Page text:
Resource Title

Report of the Working Group on the Universal Periodic Review – Ireland

Summary

The working group on the Universal Periodic Review (UPR) sat on the 6th October 2011 to review Ireland’s overall human rights record and performance. The Review was conducted as part of the regular work of the United Nations Human Rights Council.

Resource Details

  • Date added: 5th June 2012
  • Author: Working Group on the Universal Periodic Review (UPR)
  • Publisher: Human Rights Council
  • Country of Publication: Switzerland
  • Year: 2011
  • Page Count: 23

Description

This is the first report issued under the UPR mechanism that has reviewed Ireland’s human rights record. Where single UN committee’s can review certain aspects of a state’s performance, such as under civil and political rights, the Review seeks to get a general spread of human rights issues and problems across a wider range of actors and topics.

This report, for example, looked at the government’s record from a human rights perspective on matters relating to unemployment rights, racial profiling, prison accommodation, budget cuts, religious discrimination in access to education, the proposed referendum on children’s rights and recognising (and supporting policies leading to equal access to opportunities for) Travellers as a minority group, among many other matters.

Following the Irish government’s submission of a state report to the working group on the UPR, stakeholders from civil society organisations responded to this with individual and joint submission responses of their own. As a result of this process, the working group then issued a summary of promotion and protection of human rights in Ireland as well as a series of conclusions and recommendations to the government on its human rights performance to date.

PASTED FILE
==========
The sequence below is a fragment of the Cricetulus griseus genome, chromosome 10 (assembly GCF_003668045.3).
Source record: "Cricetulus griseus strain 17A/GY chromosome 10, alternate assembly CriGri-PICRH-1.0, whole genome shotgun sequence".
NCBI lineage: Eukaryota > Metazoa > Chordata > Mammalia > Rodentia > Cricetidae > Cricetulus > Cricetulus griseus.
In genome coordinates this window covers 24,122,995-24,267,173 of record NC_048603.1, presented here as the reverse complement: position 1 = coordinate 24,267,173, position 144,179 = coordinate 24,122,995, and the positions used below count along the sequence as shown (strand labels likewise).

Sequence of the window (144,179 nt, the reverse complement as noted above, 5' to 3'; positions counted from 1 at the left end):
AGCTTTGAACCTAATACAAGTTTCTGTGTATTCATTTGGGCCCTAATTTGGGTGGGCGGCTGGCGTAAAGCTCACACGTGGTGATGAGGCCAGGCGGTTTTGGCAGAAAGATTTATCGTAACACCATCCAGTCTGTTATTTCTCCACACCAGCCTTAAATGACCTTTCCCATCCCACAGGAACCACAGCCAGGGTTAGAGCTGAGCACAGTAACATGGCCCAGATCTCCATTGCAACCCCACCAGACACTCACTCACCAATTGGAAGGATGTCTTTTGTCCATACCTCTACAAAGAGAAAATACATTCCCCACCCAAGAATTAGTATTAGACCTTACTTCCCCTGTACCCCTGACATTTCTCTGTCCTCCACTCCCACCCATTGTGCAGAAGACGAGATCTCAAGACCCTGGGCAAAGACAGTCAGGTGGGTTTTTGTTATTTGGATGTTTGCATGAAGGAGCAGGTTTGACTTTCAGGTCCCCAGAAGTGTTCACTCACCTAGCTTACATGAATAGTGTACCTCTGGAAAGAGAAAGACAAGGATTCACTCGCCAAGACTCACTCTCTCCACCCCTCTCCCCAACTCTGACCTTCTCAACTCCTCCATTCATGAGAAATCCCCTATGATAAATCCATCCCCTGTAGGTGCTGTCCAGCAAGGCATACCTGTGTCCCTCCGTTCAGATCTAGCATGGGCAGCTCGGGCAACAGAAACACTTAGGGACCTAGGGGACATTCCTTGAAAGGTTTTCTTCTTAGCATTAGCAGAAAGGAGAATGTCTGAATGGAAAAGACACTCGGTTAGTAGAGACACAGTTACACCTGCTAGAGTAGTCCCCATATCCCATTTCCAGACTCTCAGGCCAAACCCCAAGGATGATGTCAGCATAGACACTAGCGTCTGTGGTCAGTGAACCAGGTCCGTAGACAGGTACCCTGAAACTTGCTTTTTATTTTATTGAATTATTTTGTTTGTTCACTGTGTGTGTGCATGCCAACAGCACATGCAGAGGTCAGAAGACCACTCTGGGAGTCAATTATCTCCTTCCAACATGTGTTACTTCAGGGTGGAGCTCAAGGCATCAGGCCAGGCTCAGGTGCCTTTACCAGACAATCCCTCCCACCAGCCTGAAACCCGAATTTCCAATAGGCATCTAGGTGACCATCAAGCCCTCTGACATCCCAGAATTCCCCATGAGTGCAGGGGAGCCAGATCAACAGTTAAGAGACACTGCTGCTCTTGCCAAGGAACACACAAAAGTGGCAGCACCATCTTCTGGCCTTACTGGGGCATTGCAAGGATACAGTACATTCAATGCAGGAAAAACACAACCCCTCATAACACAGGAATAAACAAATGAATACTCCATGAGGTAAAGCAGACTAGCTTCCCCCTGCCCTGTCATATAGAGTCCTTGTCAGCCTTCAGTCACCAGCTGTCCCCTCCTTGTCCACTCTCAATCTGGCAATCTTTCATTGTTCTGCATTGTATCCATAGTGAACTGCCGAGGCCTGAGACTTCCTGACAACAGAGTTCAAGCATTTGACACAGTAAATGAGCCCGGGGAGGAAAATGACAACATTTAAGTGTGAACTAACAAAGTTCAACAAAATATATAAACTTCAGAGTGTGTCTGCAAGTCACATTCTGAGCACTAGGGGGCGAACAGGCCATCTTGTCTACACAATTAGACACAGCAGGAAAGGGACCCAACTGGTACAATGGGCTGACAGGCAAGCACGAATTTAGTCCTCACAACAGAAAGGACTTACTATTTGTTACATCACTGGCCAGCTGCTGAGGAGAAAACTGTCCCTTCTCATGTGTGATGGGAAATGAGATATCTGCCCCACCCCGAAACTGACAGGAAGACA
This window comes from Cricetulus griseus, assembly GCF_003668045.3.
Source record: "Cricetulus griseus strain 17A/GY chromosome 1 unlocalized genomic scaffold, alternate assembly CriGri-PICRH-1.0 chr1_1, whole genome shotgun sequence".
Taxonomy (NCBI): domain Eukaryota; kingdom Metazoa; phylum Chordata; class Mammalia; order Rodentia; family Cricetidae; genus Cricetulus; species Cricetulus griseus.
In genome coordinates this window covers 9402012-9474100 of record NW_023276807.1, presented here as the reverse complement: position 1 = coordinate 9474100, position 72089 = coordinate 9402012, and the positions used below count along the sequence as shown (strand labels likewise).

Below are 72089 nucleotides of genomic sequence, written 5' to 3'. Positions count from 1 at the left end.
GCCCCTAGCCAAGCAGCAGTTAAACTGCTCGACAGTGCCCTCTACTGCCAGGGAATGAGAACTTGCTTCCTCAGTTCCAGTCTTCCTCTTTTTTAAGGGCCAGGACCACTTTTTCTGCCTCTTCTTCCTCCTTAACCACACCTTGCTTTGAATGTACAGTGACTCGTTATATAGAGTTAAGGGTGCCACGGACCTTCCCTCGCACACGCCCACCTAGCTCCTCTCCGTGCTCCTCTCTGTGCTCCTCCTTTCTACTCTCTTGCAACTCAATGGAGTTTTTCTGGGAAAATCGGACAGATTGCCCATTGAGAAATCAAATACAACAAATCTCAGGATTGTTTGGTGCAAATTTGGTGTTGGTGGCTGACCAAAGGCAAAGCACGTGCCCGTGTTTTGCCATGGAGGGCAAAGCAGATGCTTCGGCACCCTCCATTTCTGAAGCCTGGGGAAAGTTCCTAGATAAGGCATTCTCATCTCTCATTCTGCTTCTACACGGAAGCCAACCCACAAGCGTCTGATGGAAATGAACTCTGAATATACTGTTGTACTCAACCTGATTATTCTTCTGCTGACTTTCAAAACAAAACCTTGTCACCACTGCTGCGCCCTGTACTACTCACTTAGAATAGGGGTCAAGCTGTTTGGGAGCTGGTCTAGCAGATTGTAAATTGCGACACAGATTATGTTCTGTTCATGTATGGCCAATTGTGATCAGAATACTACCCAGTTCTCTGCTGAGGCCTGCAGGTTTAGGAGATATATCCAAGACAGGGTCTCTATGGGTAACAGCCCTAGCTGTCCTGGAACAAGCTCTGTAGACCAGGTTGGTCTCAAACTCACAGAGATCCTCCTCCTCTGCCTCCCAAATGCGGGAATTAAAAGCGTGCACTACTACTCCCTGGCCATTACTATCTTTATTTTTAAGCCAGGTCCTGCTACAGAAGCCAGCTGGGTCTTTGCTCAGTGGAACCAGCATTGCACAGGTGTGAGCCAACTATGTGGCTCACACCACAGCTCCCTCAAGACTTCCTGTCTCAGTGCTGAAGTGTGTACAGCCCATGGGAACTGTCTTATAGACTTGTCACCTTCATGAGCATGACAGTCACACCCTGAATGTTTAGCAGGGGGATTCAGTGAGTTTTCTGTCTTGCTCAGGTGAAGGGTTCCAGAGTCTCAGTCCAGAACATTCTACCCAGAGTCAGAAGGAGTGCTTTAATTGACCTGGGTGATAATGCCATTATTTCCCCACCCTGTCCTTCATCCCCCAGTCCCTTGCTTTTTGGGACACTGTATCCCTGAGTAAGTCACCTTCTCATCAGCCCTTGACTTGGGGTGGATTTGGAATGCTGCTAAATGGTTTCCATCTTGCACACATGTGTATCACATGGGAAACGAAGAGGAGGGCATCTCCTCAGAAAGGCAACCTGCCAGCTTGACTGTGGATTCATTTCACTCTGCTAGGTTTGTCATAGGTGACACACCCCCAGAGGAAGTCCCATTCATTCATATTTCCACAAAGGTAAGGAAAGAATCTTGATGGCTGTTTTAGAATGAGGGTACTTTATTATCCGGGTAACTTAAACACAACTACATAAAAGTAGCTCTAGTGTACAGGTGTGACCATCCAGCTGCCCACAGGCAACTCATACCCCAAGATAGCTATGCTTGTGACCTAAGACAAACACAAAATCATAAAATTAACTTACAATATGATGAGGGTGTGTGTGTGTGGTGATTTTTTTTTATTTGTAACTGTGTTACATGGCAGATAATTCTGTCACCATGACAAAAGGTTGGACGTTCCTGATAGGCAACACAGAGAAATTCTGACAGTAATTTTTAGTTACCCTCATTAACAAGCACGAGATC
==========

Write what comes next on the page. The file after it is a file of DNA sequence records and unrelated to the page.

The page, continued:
These conclusions contain both positive and negative features that are brief, practical and focussed that relate to specific policy and practice in Ireland.

In total 63 recommendations were issued, with a further 50 recommendations to be examined by the Irish government with which they are to deliver responses to the working group no later than March 2012. A further 15 recommendations did not enjoy the support of Ireland.

Big Ideas in this Resource

Ireland has achieved a great deal in terms of the promotion and protection of human rights – both in and outside of its shores.

Ireland, however, has yet to ratify/bring into law certain human rights instruments such as the Convention on the Rights of Persons with Disabilities, to submit late reports to human rights committees (such as the Committee on the Elimination of Discrimination Against Women which is waiting since 2007 for the Irish government progress report) and it has yet to withdraw reservations to core international human rights instruments.

Civil society has had a strong impact at UN level – the committee considers all of the reports submitted to them from non governmental organisations (not just Ireland). In this case, over 60 joint and single reports were sent to the UPR all of which can be seen here http://www.ohchr.org/EN/HRBodies/UPR/Pages/UPRIEStakeholdersInfoS12.aspx

Further Reading

Basic facts about the UPR are available from the UN Office of the High Commissioner for Human Rights website http://www.ohchr.org/en/hrbodies/upr/pages/BasicFacts.aspx

Other information

Full details of the UPR – Ireland review page (and links) can be found here http://www.ohchr.org/EN/HRBodies/UPR%5CPAGES%5CIESession12.aspx

Information includes:

What is the Universal Periodic Review?
The Universal Periodic Review (UPR) is a unique process which involves a review of the human rights records of all 192 UN Member States once every four years. The UPR is a significant innovation of the Human Rights Council which is based on equal treatment for all countries. It provides an opportunity for all States to declare what actions they have taken to improve the human rights situations in their countries and to overcome challenges to the enjoyment of human rights. The UPR also includes a sharing of best human rights practices around the globe. Currently, no other mechanism of this kind exists.

Available from:

Download UN Report of the Working Group UPR Ireland 2011 (DOC)